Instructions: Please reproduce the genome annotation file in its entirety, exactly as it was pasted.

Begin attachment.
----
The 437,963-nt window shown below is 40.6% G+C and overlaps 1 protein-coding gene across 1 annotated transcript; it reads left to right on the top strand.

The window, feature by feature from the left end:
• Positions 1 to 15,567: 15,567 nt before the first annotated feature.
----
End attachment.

The 437,963-nt window shown below is 40.6% G+C and overlaps 1 protein-coding gene across 1 annotated transcript; it reads left to right on the top strand.

The window, feature by feature from the left end:
• Positions 1 to 15,567: 15,567 nt before the first annotated feature.